Lions give a scare on Whitefish Trail

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Hungry Horse News

A brief encounter involving a mountain biker and a family group of mountain lions on a forested trail system north of Whitefish on Friday highlights the need to be aware of possible wildlife encounters and to follow safety precautions, wildlife officials warned.

According to Montana Fish, Wildlife and Parks, on June 28, a man riding a mountain bike reported encountering a group of three to four mountain lions on the Whitefish Trail near Haskill Lake.

The biker said the lions briefly followed him down the trail before losing sight of them. The lions did not make physical contact with the biker at any time. Based on the description of the encounter, it does not appear the lions displayed predatory behavior. FWP determined no management action is needed.

“Trail users are advised to be aware of possible encounters with wildlife and review our recommended safety tips for avoiding conflicts,” said Chad White, FWP Region 1 bear and lion technician.

Most wildlife, including bears and mountain lions, will try to avoid a confrontation. Recreationists should give wildlife at least 100 yards of space. Mountain lions and bears are most active at dusk and dawn when their prey is active, but they do travel at any time of the day or night.

FWP offers some tips on how to prevent encounters with lions or how to react if you see one:

• Do not approach a lion: Most mountain lions will try to avoid a confrontation. Give them a way to escape.

• Do not run from a lion: Running may stimulate a mountain lion’s instinct to chase. Instead, stand and face the animal. Do not turn your back. Make eye contact. If there are small children nearby, pick them up if possible so they don’t panic and run. Although it may be awkward, pick them up without bending over or turning away from the mountain lion.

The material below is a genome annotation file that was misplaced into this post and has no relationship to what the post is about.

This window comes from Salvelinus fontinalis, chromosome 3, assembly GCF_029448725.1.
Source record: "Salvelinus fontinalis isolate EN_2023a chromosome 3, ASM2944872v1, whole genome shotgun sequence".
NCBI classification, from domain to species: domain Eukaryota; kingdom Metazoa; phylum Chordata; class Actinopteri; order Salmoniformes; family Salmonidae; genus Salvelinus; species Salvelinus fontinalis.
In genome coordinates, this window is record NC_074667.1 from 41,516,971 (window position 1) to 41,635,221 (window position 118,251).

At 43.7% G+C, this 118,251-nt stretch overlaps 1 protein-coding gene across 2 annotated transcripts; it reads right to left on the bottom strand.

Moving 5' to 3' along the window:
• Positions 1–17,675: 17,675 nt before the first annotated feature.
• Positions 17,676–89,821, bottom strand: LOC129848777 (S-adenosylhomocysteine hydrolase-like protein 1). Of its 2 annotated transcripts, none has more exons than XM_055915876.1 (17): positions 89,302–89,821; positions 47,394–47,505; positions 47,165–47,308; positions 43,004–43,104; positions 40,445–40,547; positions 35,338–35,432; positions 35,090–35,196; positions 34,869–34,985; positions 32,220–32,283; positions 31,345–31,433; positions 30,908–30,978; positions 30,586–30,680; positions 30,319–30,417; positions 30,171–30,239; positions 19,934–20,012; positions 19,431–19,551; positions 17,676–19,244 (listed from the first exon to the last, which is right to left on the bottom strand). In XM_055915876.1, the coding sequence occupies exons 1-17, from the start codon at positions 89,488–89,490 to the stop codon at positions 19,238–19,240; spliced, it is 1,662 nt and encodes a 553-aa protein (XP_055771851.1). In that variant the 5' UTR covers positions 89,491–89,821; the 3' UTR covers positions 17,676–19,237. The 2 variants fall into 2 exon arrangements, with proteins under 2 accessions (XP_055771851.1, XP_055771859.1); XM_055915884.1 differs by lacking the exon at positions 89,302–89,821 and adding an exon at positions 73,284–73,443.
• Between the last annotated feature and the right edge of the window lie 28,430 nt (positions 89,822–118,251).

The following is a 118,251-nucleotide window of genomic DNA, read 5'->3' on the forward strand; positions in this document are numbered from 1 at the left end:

• Do not crouch down or bend over: A person squatting or bending over looks a lot like a 4-legged prey animal. When in mountain lion country, avoid squatting, crouching or bending over, even when picking up children.

• Appear larger: Raise your arms. Open your jacket if you are wearing one. Again, pick up small children. Throw stones, branches, or whatever you can reach without crouching or turning your back. Wave your arms slowly and speak firmly in a loud voice. The idea is to convince the mountain lion that you are not prey and that you may be a danger to it.

• Be vocal: Talk calmly and regularly.

• Teach others how to behave: One who starts running could initiate an attack.

For bear encounters, these are recommended practices:

• Carry bear spray: Make certain you have bear spray at the ready and know how to use it. If a grizzly bear charges your first option is to remain standing and direct your spray at the charging bear. The bear may “bluff charge” or run past you.

• Never approach: Slowly back away, if possible. Do not run from a bear. Keep a distance of at least 100 yards.

• Stay calm: Don’t panic and run. Behave in a non-threatening manner. Do not attempt to frighten away or haze a grizzly bear that is near or feeding on a carcass.

• Stay together as a group: Immediately pick up small children

• Be vocal: Speak softly. Do not make eye contact.

For more information about staying safe around wildlife, visit To report wildlife conflicts, contact the FWP Region 1 Headquarters at 406-752-5501.

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